If your kids love reading books, an age appropriate Bible like Jesus Story Book is a great resource. We also love Love Does for Kids by Bob Goff. They are simple 2-3 pages stories connected to a specific bottom line. Jenny Allen recently started a book series called Theolaby that all three of our children have enjoyed.
There are also fantastic resources through Right Now Media. We are currently going through Phil Vischer’s What is a Christian? Every Sunday afternoon, we sit down and watch this 8-10 minute video that ends with simple questions we can answer together as a family.
The Bible App isn’t just for adults. There are devotionals for kids as well. We love the one’s based on Louis Giglio’s books, Indescribable and How Great is Our God.
I am so thankful for our children’s ministry. They have weekly resources they send home for the kids to do that enforce the Bible story. Your church likely has something similar and even if they don’t, ask your kiddo what they learned. Talk about the Bible story all week. It there was a bottom line or memory verse, work on memorizing it together and putting it into practice.
Nature and Experiences
When our kids were young, simply pointing out nature was a great way to have conversations about God. Point to the sky and ask your little one “Who made the sky? That’s right God made the sky! Let’s thank God for making the sky!” As they age, hearing an emergency response team come by can prompt a prayer for their safety and the people they are helping.
Know Your Why
Family Devotionals is not just the Jesus thing to do, it is life-giving and habit forming. It’s a valuable part of growing your child’s faith. But just like your family dynamic is different, your devos will look different and may not happen as consistently as you want or hope. But don’t give up. If it take you two weeks to finish a 5 day devotional, who cares! You’re putting in the time to make it work and that is what matters.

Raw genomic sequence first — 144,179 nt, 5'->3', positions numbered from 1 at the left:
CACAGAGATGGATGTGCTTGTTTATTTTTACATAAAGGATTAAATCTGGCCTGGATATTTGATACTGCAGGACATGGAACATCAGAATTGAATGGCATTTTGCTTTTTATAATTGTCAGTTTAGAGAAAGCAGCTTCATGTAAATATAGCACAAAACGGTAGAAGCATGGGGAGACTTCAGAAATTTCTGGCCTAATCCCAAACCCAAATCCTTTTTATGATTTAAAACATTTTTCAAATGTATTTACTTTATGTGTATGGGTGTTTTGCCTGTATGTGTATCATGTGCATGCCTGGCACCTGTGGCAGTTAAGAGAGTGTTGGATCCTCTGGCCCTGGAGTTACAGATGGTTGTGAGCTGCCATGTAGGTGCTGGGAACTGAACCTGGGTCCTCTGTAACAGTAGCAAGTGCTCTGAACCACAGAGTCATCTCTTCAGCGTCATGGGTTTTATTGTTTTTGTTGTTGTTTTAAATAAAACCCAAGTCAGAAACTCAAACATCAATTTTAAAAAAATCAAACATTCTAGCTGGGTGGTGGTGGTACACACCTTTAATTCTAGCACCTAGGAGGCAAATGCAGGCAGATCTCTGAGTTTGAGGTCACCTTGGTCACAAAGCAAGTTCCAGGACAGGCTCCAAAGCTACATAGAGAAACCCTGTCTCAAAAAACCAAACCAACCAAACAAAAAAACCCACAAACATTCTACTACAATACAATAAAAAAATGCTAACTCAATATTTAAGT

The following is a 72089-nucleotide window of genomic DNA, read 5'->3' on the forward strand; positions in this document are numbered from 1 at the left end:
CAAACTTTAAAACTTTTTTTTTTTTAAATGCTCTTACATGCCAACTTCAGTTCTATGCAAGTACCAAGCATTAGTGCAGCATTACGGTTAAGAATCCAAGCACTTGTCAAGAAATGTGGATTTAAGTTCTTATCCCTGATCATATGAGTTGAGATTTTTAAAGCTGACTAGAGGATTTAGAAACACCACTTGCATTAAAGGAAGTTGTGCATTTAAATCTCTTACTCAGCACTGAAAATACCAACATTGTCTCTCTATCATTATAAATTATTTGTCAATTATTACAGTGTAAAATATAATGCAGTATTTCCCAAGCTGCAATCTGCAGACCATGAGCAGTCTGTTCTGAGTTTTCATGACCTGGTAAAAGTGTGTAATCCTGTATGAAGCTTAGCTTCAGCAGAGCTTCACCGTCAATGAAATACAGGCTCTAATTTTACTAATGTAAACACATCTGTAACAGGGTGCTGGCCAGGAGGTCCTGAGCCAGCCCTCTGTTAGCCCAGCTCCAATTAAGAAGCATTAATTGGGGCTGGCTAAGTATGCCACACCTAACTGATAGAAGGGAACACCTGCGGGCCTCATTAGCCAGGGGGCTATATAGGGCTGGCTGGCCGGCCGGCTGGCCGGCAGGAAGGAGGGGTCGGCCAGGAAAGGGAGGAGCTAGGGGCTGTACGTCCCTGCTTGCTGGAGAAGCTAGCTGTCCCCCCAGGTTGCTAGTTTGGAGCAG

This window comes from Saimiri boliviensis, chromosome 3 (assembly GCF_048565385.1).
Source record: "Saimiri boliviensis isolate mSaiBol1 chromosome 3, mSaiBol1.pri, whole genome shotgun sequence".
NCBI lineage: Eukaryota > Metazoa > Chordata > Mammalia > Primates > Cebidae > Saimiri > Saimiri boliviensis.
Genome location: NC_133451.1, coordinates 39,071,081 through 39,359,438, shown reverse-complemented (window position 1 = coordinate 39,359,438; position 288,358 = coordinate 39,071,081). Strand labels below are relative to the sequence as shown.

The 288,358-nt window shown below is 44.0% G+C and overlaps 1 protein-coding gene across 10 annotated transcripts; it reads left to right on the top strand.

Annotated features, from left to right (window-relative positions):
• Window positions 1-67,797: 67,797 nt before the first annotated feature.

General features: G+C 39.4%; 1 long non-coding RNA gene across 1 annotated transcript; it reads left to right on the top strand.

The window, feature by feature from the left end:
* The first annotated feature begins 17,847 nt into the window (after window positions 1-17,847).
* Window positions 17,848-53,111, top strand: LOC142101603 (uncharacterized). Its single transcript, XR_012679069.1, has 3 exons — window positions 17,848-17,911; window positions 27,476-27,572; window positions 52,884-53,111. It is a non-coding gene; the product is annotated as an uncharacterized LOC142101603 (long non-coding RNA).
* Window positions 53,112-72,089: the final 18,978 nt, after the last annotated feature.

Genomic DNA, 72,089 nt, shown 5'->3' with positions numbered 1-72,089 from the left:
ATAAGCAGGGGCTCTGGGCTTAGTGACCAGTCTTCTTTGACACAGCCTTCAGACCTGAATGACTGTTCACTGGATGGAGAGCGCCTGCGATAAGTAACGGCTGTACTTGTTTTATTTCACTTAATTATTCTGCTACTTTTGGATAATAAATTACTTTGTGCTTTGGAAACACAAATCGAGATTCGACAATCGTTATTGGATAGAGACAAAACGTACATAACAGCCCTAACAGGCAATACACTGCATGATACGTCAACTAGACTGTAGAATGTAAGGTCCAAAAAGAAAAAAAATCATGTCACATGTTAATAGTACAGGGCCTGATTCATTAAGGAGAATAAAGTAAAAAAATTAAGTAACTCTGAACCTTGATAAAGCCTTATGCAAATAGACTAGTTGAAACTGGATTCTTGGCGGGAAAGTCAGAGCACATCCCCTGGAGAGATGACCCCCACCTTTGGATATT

If you feel like your family starts and stops with family devos, congratulations! You are not alone. The goal is to keep going. In fact, Deuteronomy 6 says to talk about God when you wake up, when you’re hanging out at home, in the car and before bed (Patty paraphrase). That sounds like all the time!
4 Hear, O Israel: The Lord our God, the Lord is one.5 Love the Lord your God with all your heart and with all your soul and with all your strength. 6 These commandments that I give you today are to be on your hearts. 7 Impress them on your children. Talk about them when you sit at home and when you walk along the road, when you lie down and when you get up. 8 Tie them as symbols on your hands and bind them on your foreheads. 9 Write them on the doorframes of your houses and on your gates.Deuteronomy 6:4-9
It’s Worth It
The Parkers are experts with off and on devotions. But we’ve decided to keep going no matter the gap between because the gradual reward of talking about God is no joke—eternal. Don’t give up. Keep talking about God. Create space to study God’s word. But remember there’s only one wrong way to do Family Devo’s and that is to not do them at all.
What about you? What makes your devo time work? What struggles do you face? Do you find yourselves doing the on and off approach to family devos?